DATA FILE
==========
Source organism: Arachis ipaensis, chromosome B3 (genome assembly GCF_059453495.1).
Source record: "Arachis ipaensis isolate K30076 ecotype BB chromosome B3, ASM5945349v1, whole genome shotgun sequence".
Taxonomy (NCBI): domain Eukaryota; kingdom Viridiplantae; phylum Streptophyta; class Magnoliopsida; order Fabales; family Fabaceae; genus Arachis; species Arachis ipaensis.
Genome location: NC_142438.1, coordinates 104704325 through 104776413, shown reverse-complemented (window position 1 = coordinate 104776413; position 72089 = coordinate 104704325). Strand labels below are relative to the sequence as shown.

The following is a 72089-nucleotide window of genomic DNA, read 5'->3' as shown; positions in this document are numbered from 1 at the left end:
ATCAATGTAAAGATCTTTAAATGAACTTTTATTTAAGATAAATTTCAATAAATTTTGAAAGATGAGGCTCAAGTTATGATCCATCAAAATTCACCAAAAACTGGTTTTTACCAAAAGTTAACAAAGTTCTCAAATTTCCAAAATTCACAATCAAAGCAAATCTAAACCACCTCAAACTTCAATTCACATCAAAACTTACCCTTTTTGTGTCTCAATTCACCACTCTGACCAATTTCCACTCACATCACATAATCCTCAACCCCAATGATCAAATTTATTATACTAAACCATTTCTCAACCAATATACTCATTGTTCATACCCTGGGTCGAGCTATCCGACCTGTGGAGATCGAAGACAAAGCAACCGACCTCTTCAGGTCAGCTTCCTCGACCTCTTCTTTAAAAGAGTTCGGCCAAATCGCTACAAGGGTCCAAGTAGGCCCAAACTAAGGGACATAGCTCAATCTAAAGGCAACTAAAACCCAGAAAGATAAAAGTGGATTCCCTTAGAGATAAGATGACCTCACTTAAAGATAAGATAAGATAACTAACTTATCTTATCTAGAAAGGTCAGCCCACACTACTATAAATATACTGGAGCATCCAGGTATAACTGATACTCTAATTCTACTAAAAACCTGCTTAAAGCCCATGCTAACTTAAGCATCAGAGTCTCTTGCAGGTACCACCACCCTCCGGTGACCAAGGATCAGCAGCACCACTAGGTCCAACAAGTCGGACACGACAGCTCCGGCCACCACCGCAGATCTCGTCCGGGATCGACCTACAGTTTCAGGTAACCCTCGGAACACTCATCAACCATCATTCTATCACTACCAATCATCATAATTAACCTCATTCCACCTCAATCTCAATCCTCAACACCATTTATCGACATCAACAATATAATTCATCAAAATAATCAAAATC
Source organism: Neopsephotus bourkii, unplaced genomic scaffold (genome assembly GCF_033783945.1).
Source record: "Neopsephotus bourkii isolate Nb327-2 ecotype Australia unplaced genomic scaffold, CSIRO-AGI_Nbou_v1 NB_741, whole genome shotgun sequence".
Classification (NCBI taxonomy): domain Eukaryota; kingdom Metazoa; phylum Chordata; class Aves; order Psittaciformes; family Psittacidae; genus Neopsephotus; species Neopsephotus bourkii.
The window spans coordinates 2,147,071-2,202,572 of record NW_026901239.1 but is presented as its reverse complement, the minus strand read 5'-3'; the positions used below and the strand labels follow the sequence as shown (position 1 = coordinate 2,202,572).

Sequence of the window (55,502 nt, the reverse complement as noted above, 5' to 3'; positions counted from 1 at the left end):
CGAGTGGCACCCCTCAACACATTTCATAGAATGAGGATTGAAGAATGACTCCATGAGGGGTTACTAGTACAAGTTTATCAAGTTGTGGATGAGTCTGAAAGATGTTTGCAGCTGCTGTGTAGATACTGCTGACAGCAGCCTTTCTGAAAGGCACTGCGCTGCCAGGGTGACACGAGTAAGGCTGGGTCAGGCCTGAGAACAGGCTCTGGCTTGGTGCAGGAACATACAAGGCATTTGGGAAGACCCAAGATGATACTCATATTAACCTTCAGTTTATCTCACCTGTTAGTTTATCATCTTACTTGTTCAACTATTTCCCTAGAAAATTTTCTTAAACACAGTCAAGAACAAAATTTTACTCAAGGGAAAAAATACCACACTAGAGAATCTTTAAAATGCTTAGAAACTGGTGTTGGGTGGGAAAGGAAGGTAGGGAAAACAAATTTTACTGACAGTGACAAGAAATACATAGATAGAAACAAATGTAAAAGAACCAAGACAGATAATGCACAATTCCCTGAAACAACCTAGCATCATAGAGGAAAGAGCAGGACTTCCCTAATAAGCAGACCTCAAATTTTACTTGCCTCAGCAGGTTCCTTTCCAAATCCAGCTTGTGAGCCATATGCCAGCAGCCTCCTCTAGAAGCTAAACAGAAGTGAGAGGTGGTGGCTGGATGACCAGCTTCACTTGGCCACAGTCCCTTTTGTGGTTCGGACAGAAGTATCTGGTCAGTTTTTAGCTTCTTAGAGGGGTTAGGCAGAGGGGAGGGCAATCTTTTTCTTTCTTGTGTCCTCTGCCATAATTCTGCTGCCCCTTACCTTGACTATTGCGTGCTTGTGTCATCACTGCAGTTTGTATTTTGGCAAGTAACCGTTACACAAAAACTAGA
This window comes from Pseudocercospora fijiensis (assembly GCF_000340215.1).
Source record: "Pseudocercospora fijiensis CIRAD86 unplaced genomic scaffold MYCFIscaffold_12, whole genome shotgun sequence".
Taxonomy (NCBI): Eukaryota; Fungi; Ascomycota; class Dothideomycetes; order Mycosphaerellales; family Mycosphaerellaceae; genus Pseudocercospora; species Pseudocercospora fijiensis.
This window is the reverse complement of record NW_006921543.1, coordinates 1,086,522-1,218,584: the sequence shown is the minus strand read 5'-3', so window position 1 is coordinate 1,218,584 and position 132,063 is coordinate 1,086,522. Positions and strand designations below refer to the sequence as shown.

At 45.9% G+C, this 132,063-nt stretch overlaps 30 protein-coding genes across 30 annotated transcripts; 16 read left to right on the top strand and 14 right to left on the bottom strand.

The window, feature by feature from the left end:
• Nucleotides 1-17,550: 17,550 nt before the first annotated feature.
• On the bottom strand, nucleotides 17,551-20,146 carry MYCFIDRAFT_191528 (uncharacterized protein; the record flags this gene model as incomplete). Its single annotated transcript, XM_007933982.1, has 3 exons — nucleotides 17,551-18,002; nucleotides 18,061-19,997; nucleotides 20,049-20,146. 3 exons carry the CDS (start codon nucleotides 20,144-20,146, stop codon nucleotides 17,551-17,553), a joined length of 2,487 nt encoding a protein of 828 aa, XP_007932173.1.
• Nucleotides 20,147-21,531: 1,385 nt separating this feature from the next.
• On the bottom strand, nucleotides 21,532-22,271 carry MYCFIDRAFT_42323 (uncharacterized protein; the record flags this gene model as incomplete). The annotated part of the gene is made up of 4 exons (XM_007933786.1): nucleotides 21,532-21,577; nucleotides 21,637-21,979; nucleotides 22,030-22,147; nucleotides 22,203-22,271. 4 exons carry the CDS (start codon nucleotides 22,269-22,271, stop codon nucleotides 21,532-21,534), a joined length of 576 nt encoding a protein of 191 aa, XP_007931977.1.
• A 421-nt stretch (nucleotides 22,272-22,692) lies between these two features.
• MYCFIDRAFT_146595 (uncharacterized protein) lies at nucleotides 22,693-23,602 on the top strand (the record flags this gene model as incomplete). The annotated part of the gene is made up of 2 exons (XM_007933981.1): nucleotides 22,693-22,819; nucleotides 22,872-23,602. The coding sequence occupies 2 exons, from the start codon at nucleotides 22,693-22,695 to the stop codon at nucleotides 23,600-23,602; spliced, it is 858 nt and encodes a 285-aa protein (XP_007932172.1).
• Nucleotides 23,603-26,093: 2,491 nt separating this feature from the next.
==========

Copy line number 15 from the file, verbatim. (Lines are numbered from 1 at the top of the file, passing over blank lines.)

Taxonomy (NCBI): Eukaryota; Fungi; Ascomycota; class Dothideomycetes; order Mycosphaerellales; family Mycosphaerellaceae; genus Pseudocercospora; species Pseudocercospora fijiensis.